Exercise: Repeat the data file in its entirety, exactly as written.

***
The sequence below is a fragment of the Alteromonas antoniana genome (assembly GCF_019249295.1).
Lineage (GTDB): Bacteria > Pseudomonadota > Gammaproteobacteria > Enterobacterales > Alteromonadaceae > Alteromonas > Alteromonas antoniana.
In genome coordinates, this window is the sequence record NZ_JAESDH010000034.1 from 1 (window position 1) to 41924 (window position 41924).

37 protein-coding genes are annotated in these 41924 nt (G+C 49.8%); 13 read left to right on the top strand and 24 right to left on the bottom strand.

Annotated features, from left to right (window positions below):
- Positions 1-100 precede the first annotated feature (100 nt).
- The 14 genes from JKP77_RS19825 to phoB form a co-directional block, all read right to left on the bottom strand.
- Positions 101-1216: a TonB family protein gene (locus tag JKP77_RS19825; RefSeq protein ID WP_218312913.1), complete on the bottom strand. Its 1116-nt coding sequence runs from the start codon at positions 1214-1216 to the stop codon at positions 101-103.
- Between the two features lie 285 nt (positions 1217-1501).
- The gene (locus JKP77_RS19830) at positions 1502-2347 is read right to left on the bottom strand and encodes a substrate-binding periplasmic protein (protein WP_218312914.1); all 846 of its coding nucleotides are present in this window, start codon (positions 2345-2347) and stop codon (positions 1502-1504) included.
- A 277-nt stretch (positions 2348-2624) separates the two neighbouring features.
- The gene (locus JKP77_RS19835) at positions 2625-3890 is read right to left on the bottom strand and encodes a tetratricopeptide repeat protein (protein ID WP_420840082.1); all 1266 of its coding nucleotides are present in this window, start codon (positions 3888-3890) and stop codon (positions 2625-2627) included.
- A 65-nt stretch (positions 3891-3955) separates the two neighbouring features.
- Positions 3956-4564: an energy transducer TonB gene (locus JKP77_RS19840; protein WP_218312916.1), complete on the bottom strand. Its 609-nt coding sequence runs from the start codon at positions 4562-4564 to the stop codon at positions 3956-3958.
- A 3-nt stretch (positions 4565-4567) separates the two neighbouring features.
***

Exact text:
The sequence below is a fragment of the Alteromonas antoniana genome (assembly GCF_019249295.1).
Lineage (GTDB): Bacteria > Pseudomonadota > Gammaproteobacteria > Enterobacterales > Alteromonadaceae > Alteromonas > Alteromonas antoniana.
In genome coordinates, this window is the sequence record NZ_JAESDH010000034.1 from 1 (window position 1) to 41924 (window position 41924).

37 protein-coding genes are annotated in these 41924 nt (G+C 49.8%); 13 read left to right on the top strand and 24 right to left on the bottom strand.

Annotated features, from left to right (window positions below):
- Positions 1-100 precede the first annotated feature (100 nt).
- The 14 genes from JKP77_RS19825 to phoB form a co-directional block, all read right to left on the bottom strand.
- Positions 101-1216: a TonB family protein gene (locus tag JKP77_RS19825; RefSeq protein ID WP_218312913.1), complete on the bottom strand. Its 1116-nt coding sequence runs from the start codon at positions 1214-1216 to the stop codon at positions 101-103.
- Between the two features lie 285 nt (positions 1217-1501).
- The gene (locus JKP77_RS19830) at positions 1502-2347 is read right to left on the bottom strand and encodes a substrate-binding periplasmic protein (protein WP_218312914.1); all 846 of its coding nucleotides are present in this window, start codon (positions 2345-2347) and stop codon (positions 1502-1504) included.
- A 277-nt stretch (positions 2348-2624) separates the two neighbouring features.
- The gene (locus JKP77_RS19835) at positions 2625-3890 is read right to left on the bottom strand and encodes a tetratricopeptide repeat protein (protein ID WP_420840082.1); all 1266 of its coding nucleotides are present in this window, start codon (positions 3888-3890) and stop codon (positions 2625-2627) included.
- A 65-nt stretch (positions 3891-3955) separates the two neighbouring features.
- Positions 3956-4564: an energy transducer TonB gene (locus JKP77_RS19840; protein WP_218312916.1), complete on the bottom strand. Its 609-nt coding sequence runs from the start codon at positions 4562-4564 to the stop codon at positions 3956-3958.
- A 3-nt stretch (positions 4565-4567) separates the two neighbouring features.